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Kiddie Revue (1930)

Passed | | Short, Music | 15 March 1930 (USA)
Singing and dancing numbers by juvenile performers.




(dialogue) (as Robert Hopkins)


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Uncredited cast:
Douglas Scott ...
Master of Ceremonies (uncredited)


A small boy in a tuxedo, using a comic voice imitating Jack Benny, introduces several numbers performed by children. The curtain parts for each act, the stage behind the curtain is deep and narrow: a couple doing an adagio dance, with touches of ballet; three girls singing and tap dancing; a soprano singing light opera; an acrobatic tap dancer; and, a parade of preschoolers. Gus Edwards wrote most of the music; Waggner and Cobb wrote the lyrics. Written by <jhailey@hotmail.com>

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Short | Music


Passed | See all certifications »




Release Date:

15 March 1930 (USA)  »

Also Known As:

Gus Edwards' Kiddie Revue  »

Company Credits

Production Co:

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Technical Specs


Sound Mix:

(Western Electric Sound System)


(2-strip Technicolor)

Aspect Ratio:

1.20 : 1
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Did You Know?


Originally meant to be a segment of the unfinished MGM musical The March of Time (1930). See more »


A Little Bit of Opera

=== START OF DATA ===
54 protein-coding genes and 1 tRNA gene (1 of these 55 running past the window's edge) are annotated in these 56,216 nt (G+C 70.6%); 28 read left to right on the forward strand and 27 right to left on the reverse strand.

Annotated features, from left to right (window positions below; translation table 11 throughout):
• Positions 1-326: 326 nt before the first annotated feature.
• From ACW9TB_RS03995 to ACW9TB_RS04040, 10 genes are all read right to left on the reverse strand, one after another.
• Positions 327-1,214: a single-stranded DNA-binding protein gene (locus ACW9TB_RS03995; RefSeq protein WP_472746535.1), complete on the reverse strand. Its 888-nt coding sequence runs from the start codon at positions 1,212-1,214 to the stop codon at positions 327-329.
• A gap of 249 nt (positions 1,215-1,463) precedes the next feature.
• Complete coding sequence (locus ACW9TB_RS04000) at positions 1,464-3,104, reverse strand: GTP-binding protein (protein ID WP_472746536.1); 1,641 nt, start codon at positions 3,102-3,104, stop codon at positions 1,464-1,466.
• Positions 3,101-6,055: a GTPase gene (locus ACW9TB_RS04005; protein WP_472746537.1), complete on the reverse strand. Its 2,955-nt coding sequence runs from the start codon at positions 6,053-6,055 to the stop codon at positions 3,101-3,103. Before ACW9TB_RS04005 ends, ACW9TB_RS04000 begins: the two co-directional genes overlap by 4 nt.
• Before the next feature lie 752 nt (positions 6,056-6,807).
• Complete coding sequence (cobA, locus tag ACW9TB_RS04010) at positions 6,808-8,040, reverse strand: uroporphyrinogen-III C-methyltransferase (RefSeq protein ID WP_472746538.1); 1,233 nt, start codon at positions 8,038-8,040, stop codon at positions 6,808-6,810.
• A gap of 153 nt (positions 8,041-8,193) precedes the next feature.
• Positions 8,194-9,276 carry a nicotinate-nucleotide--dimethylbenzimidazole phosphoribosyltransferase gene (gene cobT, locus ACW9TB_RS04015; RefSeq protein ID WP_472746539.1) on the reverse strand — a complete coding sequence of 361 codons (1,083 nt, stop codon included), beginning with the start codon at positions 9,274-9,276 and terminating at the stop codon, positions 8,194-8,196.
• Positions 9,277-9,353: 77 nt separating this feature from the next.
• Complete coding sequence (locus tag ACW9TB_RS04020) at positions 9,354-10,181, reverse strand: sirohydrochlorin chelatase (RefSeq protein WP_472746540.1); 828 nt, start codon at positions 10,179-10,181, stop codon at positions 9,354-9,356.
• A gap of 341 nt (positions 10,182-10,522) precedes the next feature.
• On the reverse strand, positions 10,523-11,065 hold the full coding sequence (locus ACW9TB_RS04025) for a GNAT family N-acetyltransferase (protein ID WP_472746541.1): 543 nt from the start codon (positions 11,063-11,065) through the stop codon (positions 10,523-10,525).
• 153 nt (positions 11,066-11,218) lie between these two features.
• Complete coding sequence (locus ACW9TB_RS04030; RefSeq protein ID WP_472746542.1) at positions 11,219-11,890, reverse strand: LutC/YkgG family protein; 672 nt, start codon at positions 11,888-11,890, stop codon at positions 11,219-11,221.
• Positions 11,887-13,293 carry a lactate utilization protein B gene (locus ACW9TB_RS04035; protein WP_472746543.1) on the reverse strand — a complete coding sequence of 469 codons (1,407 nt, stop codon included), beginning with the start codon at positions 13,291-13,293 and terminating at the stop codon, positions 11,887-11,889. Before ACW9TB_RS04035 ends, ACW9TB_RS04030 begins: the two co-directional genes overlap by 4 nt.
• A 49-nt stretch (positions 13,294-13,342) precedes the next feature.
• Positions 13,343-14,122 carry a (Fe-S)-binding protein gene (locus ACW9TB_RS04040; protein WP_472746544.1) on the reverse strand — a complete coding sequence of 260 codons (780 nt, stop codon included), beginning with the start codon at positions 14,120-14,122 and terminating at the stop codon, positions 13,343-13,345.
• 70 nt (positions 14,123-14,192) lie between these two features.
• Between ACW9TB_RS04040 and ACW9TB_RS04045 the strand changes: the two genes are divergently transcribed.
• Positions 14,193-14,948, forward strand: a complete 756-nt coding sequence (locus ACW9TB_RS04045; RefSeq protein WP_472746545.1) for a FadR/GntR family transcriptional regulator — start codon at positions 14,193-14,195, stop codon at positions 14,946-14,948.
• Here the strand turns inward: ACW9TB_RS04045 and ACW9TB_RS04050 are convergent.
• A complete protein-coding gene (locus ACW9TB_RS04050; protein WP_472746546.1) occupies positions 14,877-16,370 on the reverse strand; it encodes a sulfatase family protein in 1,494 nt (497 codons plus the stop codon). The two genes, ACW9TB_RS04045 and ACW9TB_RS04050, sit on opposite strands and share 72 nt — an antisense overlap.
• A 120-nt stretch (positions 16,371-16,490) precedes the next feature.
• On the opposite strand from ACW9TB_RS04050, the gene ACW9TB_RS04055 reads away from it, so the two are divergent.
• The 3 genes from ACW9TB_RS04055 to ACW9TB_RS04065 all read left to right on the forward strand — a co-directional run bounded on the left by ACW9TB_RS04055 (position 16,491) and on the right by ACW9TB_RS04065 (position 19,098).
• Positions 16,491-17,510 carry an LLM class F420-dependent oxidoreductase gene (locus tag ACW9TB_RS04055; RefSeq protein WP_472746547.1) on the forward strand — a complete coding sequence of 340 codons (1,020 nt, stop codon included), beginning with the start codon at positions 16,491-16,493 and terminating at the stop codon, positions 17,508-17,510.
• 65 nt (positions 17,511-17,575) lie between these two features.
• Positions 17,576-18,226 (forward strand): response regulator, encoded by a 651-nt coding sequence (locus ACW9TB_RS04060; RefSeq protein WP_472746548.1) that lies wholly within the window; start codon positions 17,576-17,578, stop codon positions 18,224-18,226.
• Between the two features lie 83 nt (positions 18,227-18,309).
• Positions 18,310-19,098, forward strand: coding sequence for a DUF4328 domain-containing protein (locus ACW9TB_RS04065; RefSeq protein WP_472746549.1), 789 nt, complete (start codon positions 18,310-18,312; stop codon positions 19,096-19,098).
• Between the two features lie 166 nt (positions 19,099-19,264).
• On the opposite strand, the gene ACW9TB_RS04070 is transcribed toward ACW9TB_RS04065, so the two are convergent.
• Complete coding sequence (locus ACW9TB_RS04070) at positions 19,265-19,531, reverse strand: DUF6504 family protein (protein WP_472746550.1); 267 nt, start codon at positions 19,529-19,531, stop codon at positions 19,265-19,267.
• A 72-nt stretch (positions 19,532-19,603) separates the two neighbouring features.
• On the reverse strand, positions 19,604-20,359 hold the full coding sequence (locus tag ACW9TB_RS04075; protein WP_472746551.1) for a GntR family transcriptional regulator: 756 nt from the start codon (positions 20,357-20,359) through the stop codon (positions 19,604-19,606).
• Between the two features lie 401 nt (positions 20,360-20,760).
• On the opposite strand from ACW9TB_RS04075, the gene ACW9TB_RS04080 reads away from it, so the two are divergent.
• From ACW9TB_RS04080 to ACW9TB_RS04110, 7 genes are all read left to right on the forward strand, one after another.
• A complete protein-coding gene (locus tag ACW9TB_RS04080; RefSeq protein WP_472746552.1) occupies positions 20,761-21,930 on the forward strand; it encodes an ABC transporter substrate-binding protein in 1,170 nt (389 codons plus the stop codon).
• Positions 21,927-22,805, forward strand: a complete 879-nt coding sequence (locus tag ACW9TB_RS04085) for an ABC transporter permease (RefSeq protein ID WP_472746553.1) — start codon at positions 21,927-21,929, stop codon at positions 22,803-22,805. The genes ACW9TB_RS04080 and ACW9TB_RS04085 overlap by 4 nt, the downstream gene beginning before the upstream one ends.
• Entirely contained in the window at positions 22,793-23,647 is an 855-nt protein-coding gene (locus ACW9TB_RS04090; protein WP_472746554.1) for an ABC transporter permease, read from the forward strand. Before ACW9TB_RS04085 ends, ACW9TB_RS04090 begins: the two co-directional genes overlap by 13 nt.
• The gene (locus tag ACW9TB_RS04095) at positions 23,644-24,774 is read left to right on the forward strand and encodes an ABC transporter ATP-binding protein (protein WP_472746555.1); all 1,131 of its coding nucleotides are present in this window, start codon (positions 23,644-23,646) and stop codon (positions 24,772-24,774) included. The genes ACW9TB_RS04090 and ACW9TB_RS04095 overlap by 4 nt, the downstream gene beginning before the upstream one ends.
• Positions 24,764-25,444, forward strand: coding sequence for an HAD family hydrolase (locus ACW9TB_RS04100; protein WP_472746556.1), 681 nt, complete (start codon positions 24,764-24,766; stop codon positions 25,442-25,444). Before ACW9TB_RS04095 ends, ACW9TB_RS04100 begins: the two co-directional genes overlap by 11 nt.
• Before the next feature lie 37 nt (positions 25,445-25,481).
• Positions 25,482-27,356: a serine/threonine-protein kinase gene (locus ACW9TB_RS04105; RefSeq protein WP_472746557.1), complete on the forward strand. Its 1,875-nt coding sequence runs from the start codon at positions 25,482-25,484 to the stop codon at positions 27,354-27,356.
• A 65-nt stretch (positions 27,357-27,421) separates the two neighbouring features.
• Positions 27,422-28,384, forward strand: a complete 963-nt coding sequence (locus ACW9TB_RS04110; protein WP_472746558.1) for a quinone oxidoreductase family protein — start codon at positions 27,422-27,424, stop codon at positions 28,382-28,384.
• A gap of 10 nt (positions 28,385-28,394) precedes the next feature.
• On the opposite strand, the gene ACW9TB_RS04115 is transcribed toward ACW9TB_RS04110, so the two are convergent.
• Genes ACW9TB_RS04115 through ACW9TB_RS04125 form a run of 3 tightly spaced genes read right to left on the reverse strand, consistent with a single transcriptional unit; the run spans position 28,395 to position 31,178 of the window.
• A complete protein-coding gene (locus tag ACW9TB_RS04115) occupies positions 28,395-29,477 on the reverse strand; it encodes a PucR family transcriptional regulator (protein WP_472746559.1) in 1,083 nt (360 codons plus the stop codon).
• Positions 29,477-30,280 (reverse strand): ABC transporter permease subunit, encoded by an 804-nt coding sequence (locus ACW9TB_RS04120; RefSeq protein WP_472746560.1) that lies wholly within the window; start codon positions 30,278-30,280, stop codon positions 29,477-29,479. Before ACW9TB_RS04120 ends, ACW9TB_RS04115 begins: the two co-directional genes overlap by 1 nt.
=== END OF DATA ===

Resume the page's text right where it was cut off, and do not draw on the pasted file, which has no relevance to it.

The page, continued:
(1930) (uncredited)
Music by Gus Edwards
Lyrics by George Waggner and Will D. Cobb
Sung by an unidentified female
See more »

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User Reviews

Like watching Paint dry, only much more painful
3 January 2016 | by (United States) – See all my reviews

WE KNOW THAT the big studios used their short subjects departments in order to try out some new ideas, players, directors or anything that would be considered Avant Gaade. In this manner, the studio honchos could at once recoup some of the $$$$ expended while at the same time assure that the short would be screened by the public as part of the regular playbill at their local movie house.

WELL, WE SURELY hope that this is so.

THIS SHORT IS one done to showcase the talents of a group of young would-be performers, most of which were gifted in either song or dance. It was sort of like an early version of the MICKEY MOUSE CLUB, sans the MOUSKETEER EARS. We can only surmise these assertions, but we'd be glad to wager that there was a whole slough of Stage Mothers on hand, waiting in the wings. You wanna bet, Schultz!

ALTHOUGH THIS WAS filmed in that early 2 Strip Technicolor process, the color, such as it is, seems to have run together and blurred into a pinkish coral look. And we all know how painful that can be! For what survives, that old practice of using Sepia tone on B & W film would have done just as well or even better.

THIS PRIMORDIAL SOUND track is faint, scratchy in sometimes nearly inaudible; which is how my family says I have become in my "Middle Age."

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